One rainy Friday afternoon, I am sifting through brightly coloured PowerPoint presentations on my work computer. They’re full of case studies and neon-bordered tips aimed at students in Key Stage Three – ages 11-13. Their subject is something called “financial literacy”.
On one slide, a teen called Suhaib has “caught the saving bug”, and “keeps on insisting that his friends and family should budget”. Smug little idiot, I think, until I look at the notes below and baulk. Apparently, UK adults that spend 30 minutes a month budgeting save an average of £1,500 a year, which, my brain automatically calculates, adds up to almost three months’ rent.
I covertly pull out my diary and mark out one day in every month to have a go at this budgeting thing. But I’m also wondering what exactly “budgeting” consists of. “Most students,” the lesson plan notes, “will be able to explain what budgeting is at the end of this lesson.” I page through frantically, looking for tips.
As I go on, my page of notes for this piece remains blank, while I’ve jotted down tips across two pages of my personal diary. Financial literacy wasn’t a part of the curriculum until 2014, in part as a response to the 2008 crash. I’m now realising that this is a bit of a problem.
My generation, especially in London, has a strange relationship with our finances. Even for those of us lucky enough to be working in full-time professional jobs, we feel like being penniless is out of our hands thanks to the housing market. When almost half your salary disappears from your account before its feet hit the ground, the idea that you have any control over your financial situation is laughable. Terrible interest rates for savings accounts make the whole exercise feel even more futile.
Meanwhile, the things we might actually save for – a house, a proper holiday – seem so far off that saving seems pointless, once you’ve established that you’ll need to eat every day this month, and not give your landlord or the electricity company cause to hunt you down with pitchforks. Most people I know spend any extra earnings on living a lifestyle where they can eat out occasionally, and go to the pub, but don’t get to travel much and aren’t saving for a deposit or pension. Perhaps the Financial Times would call this lazy or spendthrift, but I call it pragmatic, with a healthy dose of scepticism that any of those far off dreams would ever come about – no matter how hard you budget.
And yet, at the same time, financial literacy is floating towards the top of the millennial agenda. Paulette Perhach’s piece “A Story of a Fuck Off Fund” went viral in January, precisely because its argument ran counter to everything I just said. A fund of around £3,000, Perhach says, means you didn’t have to lethargically settle for the less-than-ideal conditions tossed at millennials.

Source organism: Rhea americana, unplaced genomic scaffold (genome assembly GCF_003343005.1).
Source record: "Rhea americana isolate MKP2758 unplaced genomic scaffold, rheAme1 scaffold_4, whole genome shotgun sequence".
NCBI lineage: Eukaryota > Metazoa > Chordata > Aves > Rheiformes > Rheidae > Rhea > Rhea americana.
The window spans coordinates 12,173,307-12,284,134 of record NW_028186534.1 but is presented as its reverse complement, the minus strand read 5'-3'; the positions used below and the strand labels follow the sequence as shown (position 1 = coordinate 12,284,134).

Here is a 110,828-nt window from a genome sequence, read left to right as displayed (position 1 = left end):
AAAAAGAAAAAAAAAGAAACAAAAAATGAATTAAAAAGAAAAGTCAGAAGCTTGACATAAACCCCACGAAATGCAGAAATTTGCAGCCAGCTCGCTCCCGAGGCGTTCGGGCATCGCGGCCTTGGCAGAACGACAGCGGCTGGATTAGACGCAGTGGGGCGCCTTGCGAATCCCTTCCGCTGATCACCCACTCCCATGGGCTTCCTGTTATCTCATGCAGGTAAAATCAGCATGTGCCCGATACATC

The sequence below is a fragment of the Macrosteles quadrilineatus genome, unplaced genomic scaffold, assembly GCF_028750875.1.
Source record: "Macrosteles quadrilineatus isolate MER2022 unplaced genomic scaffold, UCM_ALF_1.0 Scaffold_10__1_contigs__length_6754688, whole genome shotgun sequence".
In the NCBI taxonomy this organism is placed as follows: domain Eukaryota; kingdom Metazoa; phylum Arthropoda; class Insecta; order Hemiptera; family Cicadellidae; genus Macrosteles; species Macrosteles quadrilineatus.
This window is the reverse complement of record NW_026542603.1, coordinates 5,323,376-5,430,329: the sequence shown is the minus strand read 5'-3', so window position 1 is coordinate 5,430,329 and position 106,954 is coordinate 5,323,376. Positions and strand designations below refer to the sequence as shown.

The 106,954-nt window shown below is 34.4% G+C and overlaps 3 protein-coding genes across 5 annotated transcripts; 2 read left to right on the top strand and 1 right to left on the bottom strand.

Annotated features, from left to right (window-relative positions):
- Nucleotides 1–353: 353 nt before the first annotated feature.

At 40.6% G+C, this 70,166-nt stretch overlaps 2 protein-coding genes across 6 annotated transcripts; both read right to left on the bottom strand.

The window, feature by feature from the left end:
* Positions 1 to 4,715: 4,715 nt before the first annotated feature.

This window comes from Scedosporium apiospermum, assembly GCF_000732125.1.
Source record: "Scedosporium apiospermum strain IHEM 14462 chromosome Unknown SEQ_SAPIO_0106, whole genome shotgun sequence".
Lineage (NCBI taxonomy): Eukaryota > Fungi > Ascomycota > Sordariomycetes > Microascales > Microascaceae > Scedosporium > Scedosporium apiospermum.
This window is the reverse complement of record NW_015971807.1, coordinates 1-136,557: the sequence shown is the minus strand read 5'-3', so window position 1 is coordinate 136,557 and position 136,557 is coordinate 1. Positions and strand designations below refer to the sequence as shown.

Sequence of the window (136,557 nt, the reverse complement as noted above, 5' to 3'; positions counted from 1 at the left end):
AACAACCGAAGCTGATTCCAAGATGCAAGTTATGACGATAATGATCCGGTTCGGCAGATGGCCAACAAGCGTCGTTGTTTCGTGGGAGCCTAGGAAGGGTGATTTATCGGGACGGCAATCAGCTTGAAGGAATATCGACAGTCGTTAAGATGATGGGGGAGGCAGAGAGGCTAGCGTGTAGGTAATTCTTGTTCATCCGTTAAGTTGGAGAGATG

Three thousand pounds is a job you can quit without finding another immediately; an abusive boyfriend you can dump; a flat you can leave; a holiday when you desperately, desperately need one. Finances can be the first thing to go when you feel you have no control over your life – but it can also be the lifebelt that protects you from the choppy seas of 20-something existence.
The piece was aimed at women specifically, perhaps because we’re more conditioned than men to settle into this slight powerlessness that a depressed economy can hand you. Men have an automatic fuck off fund: a world which allows, and indulges, their mistakes and risk-taking, and a world that is less likely to attack or rape them if they’re caught in the wrong place at the wrong time without a travelcard or place to go. While empowering, the piece was also depressing – it put an (I would argue accurate) figure on the cost of being a woman, rather than a man, in today’s financial world.
As a result, we shouldn’t be surprised that entrepreneurs and start-ups – all hallmarks of this new, unstructured economy – are heavily skewed male. In the business world, we’re not heading for a more equal future, but a deeply sexist one: men are trusted to take financial risk, and so women are kept out of investor meetings or edged out of ventures altogether.
Financial literacy is on the curriculum now for our younger siblings and children, and arguably, our own parents didn’t need it so much. For them, a single career in a single field was ample time to learn about their simple tax returns and their mortgage if they had one. Their pensions, of course, are currently ruining us all.
Today’s young adults, meanwhile, are faced with a world of economic uncertainty, but few resources to navigate it with. Freelance tax returns are incredibly complex, but heaven forbid we were taught the skills to do them alongside long division at school. The freedom that should come with the new, fragmented world of work and the possibilities of the internet is only on offer to those who feel secure enough to take them, and have societal permission to drain their overdrafts to fund a self-driven project.
The solution isn’t clear. From the rudimentary financial education I have, it seems that Suhaib is right: saving, even a little, is a start, not least because it gives you back that feeling of control. The government’s two ISAs for young people (the Help-To-Buy ISA, available now, and the broader Lifetime ISA launching in 2017) may help twenty-somethings feel that investment in their futures isn’t entirely pointless. That their money is as valuable as anyone else’s, and could take them places one day.
But for now, don’t judge the young person you know who goes for cocktails once a week, but says they can’t afford to save. For all intents and purposes, they’re telling the truth.
This post is part of the New Statesman’s Literacy Week.